Exposure Meter Sticker Shock - Do Analog Meters Do The Job?

Discussion in 'Exposure Discussion' started by Ricardo41, Jun 16, 2006.

  1. Ricardo41

    Ricardo41 Member

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    The last time I bought an exposure meter was in high school, shooting with my trusty Minolta SRT 101B.

    Last week I strolled into a downtown camera store, hoping to drop $50-60 on an exposure meter, only to be told that the models they had available were $600 and $900, respectively.

    Huh? Since when do exposure meters cost more than camera bodies?

    I then saw loads of analog exposure meters on ebay. Are these still good enough?

    ricardo
     
  2. Eric Rose

    Eric Rose Subscriber

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    I actually prefer my old beater analog Pentax spot meter to my new fancy Minolta for low light situations. If all things are equal and weight is not an issue I would go with the analog Pentax everytime.
     
  3. digiconvert

    digiconvert Member

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    Hi, Ive got a Weston III (£5 on ebay plus £5 for a difuser at a photo jumble) and recently aquired a calcuflash flashmeter for less than £10. Both are accurate to within 1/3 of a stop vs a Canon SLR meter.
    However you can get a good basic exposure meter for less than $600 new
    for exampl http://www.sekonic.com/products/products.asp?ID=2 sells for about £60 in the UK
    while the digisix (http://www.gossen-photo.de/english/foto_produkte.html) is a similar price - though not a meter I liked when I tried it out, you may have a different view.

    Hope this helps CJB
     
  4. FrankB

    FrankB Member

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    Well, given that I've just bought a mint analogue Pentax Spotmeter V on ebay, I certainly hope so! :smile:
     
  5. naturephoto1

    naturephoto1 Subscriber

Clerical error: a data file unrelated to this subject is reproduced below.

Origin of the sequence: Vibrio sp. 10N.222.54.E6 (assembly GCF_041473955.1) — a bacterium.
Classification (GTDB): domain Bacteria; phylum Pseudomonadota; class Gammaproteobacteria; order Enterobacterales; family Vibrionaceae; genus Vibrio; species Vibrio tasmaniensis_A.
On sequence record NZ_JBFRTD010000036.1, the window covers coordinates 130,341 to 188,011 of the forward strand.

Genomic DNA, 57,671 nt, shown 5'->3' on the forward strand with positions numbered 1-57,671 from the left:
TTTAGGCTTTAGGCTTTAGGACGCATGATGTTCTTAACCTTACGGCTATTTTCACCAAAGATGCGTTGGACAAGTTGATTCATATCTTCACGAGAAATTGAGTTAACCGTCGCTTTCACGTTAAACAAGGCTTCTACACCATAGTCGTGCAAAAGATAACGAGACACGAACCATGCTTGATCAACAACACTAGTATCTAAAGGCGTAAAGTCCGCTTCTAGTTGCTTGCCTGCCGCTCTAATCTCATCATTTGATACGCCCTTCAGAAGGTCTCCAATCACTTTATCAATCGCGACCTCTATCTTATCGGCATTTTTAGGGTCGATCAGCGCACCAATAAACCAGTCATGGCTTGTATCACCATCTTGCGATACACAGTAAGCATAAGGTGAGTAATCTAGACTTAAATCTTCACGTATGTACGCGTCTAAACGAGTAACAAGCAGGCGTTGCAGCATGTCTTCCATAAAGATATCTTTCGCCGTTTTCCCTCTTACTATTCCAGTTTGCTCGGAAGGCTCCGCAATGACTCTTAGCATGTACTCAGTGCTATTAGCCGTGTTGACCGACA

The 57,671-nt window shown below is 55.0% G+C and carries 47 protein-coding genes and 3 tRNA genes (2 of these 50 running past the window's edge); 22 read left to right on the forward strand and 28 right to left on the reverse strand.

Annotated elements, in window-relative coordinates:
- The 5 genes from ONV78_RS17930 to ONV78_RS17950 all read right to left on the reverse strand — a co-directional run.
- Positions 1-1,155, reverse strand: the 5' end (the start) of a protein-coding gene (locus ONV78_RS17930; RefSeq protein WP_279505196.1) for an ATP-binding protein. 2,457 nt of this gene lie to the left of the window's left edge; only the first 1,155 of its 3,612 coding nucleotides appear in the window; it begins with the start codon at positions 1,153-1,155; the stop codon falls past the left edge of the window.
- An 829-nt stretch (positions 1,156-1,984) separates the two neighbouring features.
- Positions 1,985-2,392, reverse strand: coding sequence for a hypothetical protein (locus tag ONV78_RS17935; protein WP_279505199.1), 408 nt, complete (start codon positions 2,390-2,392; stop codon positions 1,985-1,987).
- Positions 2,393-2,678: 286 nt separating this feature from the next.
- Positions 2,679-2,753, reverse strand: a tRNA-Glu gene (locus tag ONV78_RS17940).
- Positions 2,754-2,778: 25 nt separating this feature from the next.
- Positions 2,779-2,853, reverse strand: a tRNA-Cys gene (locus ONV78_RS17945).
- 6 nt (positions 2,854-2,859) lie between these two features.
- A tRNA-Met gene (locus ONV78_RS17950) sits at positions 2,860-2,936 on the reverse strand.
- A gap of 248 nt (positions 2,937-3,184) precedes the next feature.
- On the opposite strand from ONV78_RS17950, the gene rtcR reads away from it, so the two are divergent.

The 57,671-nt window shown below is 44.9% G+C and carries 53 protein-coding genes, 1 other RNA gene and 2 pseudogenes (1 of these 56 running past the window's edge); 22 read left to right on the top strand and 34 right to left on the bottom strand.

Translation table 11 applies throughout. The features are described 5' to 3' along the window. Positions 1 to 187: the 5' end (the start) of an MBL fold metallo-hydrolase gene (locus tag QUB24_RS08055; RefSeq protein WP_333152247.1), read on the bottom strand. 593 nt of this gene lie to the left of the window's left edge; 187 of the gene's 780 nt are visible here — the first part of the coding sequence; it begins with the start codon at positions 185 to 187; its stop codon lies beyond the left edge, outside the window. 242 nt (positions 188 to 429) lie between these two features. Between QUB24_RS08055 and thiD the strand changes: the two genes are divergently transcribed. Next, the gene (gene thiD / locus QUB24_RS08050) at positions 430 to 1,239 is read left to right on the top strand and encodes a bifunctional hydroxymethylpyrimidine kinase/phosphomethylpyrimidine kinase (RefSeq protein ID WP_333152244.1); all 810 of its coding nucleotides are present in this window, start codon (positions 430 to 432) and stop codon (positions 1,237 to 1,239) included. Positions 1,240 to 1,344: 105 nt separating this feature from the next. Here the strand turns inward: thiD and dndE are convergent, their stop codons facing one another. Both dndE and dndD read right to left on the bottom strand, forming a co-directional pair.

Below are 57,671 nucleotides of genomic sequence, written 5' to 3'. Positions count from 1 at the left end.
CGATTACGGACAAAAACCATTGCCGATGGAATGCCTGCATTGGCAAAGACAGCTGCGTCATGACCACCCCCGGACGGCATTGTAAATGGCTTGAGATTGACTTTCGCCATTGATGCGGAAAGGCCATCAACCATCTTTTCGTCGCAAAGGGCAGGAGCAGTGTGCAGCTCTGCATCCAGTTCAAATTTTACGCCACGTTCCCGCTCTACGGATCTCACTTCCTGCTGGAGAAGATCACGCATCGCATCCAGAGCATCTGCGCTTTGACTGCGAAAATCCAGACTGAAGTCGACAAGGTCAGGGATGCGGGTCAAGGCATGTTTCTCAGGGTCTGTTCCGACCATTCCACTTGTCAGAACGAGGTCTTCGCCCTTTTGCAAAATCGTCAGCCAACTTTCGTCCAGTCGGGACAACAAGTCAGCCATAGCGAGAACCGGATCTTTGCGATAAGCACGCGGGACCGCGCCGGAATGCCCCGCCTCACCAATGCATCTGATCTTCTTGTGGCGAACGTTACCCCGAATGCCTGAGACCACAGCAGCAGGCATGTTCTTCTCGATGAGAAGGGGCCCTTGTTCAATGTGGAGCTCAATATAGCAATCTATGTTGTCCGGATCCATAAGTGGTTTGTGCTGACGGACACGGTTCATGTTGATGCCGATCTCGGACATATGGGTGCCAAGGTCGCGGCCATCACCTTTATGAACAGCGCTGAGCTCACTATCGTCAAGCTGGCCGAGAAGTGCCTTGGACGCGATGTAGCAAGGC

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    Ricardo,

    Eric prefers his analog Pentax spot meters. Others of us prefer the digital version of the Pentax Spot or the Digital Soligor Digi Spot II. If you want a spot meter any of these are very good (I like the .1 ev reading capabilities of the Soligor). You can find the Soligor on eBay for very good prices and the analog and digital version from Adorama.

    If you want an analog meter, though think in terms of what you want to use the meter for and the kind of meter- reflected light, reflected light spot, or incident. Others can provide you with info for specific meters.

    But, if you want those whiz kid do everything meters you can spend the big $$$ you question. Personally, I do not think they are necessary and I shoot almost entirely transparencies relying almost always on my Zone VI modified Soligor Digi Spot II.

    Rich
     
  6. DBP

    DBP Member

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    For the most part I use cheap analog meters picked up for $20 or less off eBay. The only time I feel the need for a digital meter is when the light is dim enough for me to have trouble reading the print on the scale. I picked up an old Sekonic for that for less than $100. If I need something like a spot meter, I either put a long lens on an SLR, or carry my Sverdlovsk, which I got free as consideration for late shipping with a camera purchase from a Ukranian.
     
  7. Gerald Koch

    Gerald Koch Member

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    Check with the online stores such as B&H and Adorama. There are two analog Sekonic meters, the L-208 and the L-188, which sell for under $100.
     
  8. bob01721

    bob01721 Member

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    My trusty ol' Pentax analog spot meter worked just fine "back then." It still works fine now. The physics of light hasn't changed all that much. :smile:

    I suppose if you need (want?) all the bells and whistles, one of the newer high-speed, low-drag digital meters would be the way to go. They can measure combinatons of ambient light and multiple flashes and they'll add up flash pops and... well, I think they're pretty amazing. But I shoot mainly B&W with existing light, so the spot meter gives me everything I need.